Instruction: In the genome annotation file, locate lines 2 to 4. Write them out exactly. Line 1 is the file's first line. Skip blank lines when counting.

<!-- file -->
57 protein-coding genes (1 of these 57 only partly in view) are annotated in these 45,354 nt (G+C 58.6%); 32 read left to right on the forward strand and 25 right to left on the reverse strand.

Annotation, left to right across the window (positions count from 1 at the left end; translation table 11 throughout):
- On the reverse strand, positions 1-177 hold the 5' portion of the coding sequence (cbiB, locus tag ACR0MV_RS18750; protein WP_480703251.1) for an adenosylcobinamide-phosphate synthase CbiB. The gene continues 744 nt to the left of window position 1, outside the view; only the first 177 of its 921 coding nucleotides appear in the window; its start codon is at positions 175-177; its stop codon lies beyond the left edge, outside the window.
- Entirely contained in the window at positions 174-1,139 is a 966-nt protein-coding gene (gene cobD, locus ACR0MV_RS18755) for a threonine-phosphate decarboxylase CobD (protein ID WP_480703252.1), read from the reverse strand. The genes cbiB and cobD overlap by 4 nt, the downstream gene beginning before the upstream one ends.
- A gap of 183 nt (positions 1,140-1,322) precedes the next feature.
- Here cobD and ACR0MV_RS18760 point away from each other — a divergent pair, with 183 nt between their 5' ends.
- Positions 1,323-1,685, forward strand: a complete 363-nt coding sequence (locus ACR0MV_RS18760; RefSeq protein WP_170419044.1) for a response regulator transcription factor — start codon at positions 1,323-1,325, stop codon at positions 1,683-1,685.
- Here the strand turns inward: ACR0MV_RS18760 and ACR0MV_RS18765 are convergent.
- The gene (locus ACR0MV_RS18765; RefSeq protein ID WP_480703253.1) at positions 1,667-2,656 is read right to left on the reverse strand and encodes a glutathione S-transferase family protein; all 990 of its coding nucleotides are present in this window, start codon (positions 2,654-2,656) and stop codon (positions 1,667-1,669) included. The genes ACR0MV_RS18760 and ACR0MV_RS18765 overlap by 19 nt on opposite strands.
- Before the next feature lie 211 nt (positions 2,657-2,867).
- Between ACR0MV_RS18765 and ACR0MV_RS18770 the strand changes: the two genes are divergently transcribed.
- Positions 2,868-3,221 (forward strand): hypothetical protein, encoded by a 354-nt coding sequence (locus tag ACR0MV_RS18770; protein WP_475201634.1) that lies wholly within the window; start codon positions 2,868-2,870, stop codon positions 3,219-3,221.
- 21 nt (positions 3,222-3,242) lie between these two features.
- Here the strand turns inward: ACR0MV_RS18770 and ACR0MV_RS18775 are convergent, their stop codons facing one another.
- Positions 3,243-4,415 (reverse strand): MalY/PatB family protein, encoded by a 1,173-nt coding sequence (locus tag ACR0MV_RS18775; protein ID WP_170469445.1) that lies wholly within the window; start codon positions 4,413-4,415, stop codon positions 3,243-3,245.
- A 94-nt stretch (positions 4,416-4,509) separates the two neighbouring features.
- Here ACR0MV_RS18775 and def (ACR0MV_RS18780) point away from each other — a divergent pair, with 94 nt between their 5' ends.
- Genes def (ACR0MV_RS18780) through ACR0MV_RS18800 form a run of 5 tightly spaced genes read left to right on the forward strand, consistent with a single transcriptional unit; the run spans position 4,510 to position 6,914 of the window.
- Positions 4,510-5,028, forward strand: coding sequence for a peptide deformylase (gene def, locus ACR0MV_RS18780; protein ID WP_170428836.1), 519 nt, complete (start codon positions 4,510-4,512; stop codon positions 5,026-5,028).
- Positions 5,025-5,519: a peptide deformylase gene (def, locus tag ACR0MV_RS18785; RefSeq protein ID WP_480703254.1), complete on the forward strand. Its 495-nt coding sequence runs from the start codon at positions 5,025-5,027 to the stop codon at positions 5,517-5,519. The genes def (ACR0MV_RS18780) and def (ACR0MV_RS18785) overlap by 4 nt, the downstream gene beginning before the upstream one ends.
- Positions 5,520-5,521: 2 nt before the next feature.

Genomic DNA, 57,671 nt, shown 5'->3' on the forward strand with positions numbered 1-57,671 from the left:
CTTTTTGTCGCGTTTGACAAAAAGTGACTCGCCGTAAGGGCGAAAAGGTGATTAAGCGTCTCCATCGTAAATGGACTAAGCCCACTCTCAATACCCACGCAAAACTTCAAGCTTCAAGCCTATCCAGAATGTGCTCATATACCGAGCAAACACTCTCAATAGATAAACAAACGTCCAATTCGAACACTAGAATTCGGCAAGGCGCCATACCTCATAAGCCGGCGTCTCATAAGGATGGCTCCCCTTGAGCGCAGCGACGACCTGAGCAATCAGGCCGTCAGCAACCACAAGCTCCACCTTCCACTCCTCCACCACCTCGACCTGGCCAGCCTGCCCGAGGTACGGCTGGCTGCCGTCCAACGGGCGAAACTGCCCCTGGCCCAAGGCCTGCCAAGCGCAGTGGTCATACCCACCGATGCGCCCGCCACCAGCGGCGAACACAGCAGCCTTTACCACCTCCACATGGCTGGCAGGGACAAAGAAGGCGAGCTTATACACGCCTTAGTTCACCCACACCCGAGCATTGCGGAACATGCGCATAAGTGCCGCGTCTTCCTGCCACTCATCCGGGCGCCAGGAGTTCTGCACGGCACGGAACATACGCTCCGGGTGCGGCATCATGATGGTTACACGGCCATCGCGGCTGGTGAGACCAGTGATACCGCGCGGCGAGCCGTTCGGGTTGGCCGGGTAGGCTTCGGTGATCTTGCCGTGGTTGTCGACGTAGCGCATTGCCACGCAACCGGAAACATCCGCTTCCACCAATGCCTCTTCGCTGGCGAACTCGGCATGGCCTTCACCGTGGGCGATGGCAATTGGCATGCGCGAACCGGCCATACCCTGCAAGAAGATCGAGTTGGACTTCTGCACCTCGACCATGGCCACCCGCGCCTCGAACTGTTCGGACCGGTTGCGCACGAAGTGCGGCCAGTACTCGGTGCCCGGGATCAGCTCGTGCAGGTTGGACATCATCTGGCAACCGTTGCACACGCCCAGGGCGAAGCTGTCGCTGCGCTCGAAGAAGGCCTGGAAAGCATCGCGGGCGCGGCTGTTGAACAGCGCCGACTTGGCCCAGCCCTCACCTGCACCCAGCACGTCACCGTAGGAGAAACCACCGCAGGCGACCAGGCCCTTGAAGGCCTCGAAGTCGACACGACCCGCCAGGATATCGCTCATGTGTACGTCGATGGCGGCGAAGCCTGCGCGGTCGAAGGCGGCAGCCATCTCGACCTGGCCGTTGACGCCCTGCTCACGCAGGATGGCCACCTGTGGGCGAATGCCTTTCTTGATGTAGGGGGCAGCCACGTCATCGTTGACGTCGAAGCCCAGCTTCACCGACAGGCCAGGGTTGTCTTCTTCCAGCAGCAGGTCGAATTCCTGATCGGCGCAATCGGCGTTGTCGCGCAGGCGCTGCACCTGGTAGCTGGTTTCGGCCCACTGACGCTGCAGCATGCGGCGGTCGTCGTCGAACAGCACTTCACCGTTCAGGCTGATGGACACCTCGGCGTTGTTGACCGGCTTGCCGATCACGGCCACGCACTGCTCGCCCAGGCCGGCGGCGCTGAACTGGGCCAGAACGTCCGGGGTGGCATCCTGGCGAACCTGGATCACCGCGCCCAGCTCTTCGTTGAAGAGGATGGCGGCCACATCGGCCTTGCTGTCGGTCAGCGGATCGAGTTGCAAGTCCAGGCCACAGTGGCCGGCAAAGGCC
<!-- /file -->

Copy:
Annotation, left to right across the window (positions count from 1 at the left end; translation table 11 throughout):
- On the reverse strand, positions 1-177 hold the 5' portion of the coding sequence (cbiB, locus tag ACR0MV_RS18750; protein WP_480703251.1) for an adenosylcobinamide-phosphate synthase CbiB. The gene continues 744 nt to the left of window position 1, outside the view; only the first 177 of its 921 coding nucleotides appear in the window; its start codon is at positions 175-177; its stop codon lies beyond the left edge, outside the window.
- Entirely contained in the window at positions 174-1,139 is a 966-nt protein-coding gene (gene cobD, locus ACR0MV_RS18755) for a threonine-phosphate decarboxylase CobD (protein ID WP_480703252.1), read from the reverse strand. The genes cbiB and cobD overlap by 4 nt, the downstream gene beginning before the upstream one ends.